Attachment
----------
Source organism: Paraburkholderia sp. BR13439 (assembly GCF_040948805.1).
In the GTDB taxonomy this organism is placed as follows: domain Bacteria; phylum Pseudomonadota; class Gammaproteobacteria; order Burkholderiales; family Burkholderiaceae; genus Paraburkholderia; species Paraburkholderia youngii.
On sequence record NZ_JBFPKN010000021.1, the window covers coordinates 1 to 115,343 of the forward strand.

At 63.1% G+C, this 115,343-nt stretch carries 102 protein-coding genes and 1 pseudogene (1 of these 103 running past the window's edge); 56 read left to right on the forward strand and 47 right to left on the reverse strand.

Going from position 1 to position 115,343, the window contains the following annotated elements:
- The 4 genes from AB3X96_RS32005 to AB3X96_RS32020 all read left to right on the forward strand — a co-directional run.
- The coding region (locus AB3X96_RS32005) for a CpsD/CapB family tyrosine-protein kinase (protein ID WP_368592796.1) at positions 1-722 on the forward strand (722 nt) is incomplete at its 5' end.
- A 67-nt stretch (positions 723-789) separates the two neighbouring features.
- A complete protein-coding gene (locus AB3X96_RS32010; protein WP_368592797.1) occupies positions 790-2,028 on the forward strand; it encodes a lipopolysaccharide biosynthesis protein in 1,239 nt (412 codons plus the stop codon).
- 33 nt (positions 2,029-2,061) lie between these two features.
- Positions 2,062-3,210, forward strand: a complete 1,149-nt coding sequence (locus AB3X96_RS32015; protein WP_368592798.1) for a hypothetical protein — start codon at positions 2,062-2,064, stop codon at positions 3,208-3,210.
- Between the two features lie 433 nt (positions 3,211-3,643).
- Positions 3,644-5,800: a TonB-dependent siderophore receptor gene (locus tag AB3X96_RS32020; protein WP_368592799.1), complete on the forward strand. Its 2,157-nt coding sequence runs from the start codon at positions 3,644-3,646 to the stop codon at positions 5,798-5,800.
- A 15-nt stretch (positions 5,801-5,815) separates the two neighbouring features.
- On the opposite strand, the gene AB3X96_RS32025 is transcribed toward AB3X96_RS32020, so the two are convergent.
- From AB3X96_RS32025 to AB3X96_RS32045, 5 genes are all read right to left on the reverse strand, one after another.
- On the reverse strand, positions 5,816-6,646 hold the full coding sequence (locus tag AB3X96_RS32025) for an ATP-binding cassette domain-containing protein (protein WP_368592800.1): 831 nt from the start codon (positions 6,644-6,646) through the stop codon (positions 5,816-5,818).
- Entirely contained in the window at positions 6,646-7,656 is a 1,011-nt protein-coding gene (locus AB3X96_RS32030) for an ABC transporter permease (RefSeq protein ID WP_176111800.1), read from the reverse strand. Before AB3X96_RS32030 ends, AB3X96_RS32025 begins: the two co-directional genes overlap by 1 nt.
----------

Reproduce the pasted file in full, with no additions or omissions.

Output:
Source organism: Paraburkholderia sp. BR13439 (assembly GCF_040948805.1).
In the GTDB taxonomy this organism is placed as follows: domain Bacteria; phylum Pseudomonadota; class Gammaproteobacteria; order Burkholderiales; family Burkholderiaceae; genus Paraburkholderia; species Paraburkholderia youngii.
On sequence record NZ_JBFPKN010000021.1, the window covers coordinates 1 to 115,343 of the forward strand.

At 63.1% G+C, this 115,343-nt stretch carries 102 protein-coding genes and 1 pseudogene (1 of these 103 running past the window's edge); 56 read left to right on the forward strand and 47 right to left on the reverse strand.

Going from position 1 to position 115,343, the window contains the following annotated elements:
- The 4 genes from AB3X96_RS32005 to AB3X96_RS32020 all read left to right on the forward strand — a co-directional run.
- The coding region (locus AB3X96_RS32005) for a CpsD/CapB family tyrosine-protein kinase (protein ID WP_368592796.1) at positions 1-722 on the forward strand (722 nt) is incomplete at its 5' end.
- A 67-nt stretch (positions 723-789) separates the two neighbouring features.
- A complete protein-coding gene (locus AB3X96_RS32010; protein WP_368592797.1) occupies positions 790-2,028 on the forward strand; it encodes a lipopolysaccharide biosynthesis protein in 1,239 nt (412 codons plus the stop codon).
- 33 nt (positions 2,029-2,061) lie between these two features.
- Positions 2,062-3,210, forward strand: a complete 1,149-nt coding sequence (locus AB3X96_RS32015; protein WP_368592798.1) for a hypothetical protein — start codon at positions 2,062-2,064, stop codon at positions 3,208-3,210.
- Between the two features lie 433 nt (positions 3,211-3,643).
- Positions 3,644-5,800: a TonB-dependent siderophore receptor gene (locus tag AB3X96_RS32020; protein WP_368592799.1), complete on the forward strand. Its 2,157-nt coding sequence runs from the start codon at positions 3,644-3,646 to the stop codon at positions 5,798-5,800.
- A 15-nt stretch (positions 5,801-5,815) separates the two neighbouring features.
- On the opposite strand, the gene AB3X96_RS32025 is transcribed toward AB3X96_RS32020, so the two are convergent.
- From AB3X96_RS32025 to AB3X96_RS32045, 5 genes are all read right to left on the reverse strand, one after another.
- On the reverse strand, positions 5,816-6,646 hold the full coding sequence (locus tag AB3X96_RS32025) for an ATP-binding cassette domain-containing protein (protein WP_368592800.1): 831 nt from the start codon (positions 6,644-6,646) through the stop codon (positions 5,816-5,818).
- Entirely contained in the window at positions 6,646-7,656 is a 1,011-nt protein-coding gene (locus AB3X96_RS32030) for an ABC transporter permease (RefSeq protein ID WP_176111800.1), read from the reverse strand. Before AB3X96_RS32030 ends, AB3X96_RS32025 begins: the two co-directional genes overlap by 1 nt.